In the case of the Black Country, the significant part it played in the industrial revolution has been at the heart of the bid. More than forty varied geosites have been selected so far within the geopark that tell its story as a special landscape but more will be added as the Geopark develops.
Geosites include Dudley and Wolverhampton Museums, Wrens Nest National Nature Reserve, Sandwell Valley, Red House Glass Cone, Bantock Park and Walsall Arboretum.
Ambassador Matthew Lodge, UK Permanent Delegate to UNESCO, Foreign and Commonwealth Office:
“With geology stretching back 428 million years, and a landscape and heritage that shaped the modern world during the industrial revolution, it is right that the Black Country is given this prestigious UN status.
“Today’s announcement ensures that this remarkable site will continue to inspire the million people who call the landscape home, as well as local and international visitors in the years to come. Congratulations to all.”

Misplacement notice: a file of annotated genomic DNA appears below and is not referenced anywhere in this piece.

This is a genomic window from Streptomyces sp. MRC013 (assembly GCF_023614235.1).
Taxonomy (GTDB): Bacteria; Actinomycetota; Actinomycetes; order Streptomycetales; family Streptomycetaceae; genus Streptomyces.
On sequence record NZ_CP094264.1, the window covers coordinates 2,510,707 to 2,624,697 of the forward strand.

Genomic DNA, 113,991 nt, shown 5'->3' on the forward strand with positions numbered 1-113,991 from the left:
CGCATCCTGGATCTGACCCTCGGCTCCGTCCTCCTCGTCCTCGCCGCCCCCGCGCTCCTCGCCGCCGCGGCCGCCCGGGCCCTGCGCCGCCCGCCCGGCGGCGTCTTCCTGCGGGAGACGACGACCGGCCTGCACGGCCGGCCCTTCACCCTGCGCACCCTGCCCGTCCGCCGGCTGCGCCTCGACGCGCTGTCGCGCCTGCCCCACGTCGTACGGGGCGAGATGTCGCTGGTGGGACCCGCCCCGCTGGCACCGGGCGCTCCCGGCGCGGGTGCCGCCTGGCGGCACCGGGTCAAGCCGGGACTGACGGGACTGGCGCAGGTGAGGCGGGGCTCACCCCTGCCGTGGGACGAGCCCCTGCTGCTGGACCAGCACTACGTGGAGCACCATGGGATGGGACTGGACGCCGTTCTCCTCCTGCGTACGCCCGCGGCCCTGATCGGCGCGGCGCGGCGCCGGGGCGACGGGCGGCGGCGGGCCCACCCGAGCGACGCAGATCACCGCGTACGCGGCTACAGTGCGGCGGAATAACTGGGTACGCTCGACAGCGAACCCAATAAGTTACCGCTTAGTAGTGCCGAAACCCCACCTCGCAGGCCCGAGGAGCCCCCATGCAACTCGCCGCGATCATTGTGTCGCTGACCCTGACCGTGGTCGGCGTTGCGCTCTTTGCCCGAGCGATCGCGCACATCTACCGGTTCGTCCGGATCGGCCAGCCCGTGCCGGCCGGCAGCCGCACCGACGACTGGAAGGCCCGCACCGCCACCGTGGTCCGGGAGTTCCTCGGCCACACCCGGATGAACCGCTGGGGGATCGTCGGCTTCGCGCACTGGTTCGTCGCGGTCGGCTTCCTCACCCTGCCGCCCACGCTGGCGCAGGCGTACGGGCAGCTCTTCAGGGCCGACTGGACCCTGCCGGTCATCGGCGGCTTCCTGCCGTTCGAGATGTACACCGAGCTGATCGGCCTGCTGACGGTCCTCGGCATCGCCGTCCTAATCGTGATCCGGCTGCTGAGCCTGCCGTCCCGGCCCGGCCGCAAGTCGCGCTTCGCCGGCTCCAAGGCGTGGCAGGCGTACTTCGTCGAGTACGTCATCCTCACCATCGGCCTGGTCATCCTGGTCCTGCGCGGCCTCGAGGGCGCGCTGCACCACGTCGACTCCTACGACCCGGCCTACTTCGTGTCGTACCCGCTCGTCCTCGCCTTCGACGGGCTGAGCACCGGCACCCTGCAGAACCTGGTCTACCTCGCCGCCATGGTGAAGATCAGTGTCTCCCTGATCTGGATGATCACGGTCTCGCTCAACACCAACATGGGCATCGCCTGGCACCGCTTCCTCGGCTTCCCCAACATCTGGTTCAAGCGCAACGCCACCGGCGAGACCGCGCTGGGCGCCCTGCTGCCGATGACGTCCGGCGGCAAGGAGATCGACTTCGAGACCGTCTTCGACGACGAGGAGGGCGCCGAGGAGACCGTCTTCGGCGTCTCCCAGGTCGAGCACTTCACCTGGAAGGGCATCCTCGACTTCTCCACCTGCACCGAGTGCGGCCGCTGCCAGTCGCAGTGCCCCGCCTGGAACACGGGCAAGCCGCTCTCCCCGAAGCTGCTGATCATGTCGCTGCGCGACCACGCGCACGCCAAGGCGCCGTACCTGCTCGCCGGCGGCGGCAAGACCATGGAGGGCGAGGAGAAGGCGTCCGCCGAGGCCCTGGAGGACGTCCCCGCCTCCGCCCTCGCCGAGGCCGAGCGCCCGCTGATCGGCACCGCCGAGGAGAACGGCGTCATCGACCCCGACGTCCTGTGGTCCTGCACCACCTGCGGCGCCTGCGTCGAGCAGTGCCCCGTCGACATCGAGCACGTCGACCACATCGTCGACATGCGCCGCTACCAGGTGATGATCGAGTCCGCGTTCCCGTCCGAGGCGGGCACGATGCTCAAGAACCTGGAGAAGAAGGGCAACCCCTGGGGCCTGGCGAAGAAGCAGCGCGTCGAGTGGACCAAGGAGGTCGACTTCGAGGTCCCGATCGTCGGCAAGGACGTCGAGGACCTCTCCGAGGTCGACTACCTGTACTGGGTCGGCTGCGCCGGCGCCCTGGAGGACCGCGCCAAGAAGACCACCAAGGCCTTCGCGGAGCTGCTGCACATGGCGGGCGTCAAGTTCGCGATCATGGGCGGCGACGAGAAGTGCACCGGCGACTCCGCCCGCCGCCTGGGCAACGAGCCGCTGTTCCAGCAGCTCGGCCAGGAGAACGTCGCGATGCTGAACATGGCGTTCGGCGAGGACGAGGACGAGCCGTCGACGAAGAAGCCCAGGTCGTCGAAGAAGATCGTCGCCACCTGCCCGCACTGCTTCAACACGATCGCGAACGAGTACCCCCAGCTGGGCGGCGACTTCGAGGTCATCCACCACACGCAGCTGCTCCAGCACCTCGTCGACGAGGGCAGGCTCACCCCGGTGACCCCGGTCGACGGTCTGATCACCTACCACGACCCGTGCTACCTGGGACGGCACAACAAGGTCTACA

Tony Juniper, Chair of Natural England, said: “Today is a landmark achievement which recognises the internationally rich geology and cultural heritage of the Black Country. The move will benefit the environment and boost tourism, as well as providing more people with the opportunity to connect with the natural world.
“We will continue to play our part in making the most of the opportunities that this new Geopark brings, through conserving, recovering and championing the natural environment for the benefit of people and Nature alike, for generations to come.”
Professor David Drewry, Non-Executive Director for Natural Sciences, UK National Commission for UNESCO, said:
“They have dug into their ancient past to build a vibrant future. The Black Country Geopark takes us on a time machine far back, millions of years, into the ancient climates of Western Europe revealing a land of shifting environments from tropical shallow seas, to cool swampy lowlands and much later frigid Arctic tracts where Mammoths roamed.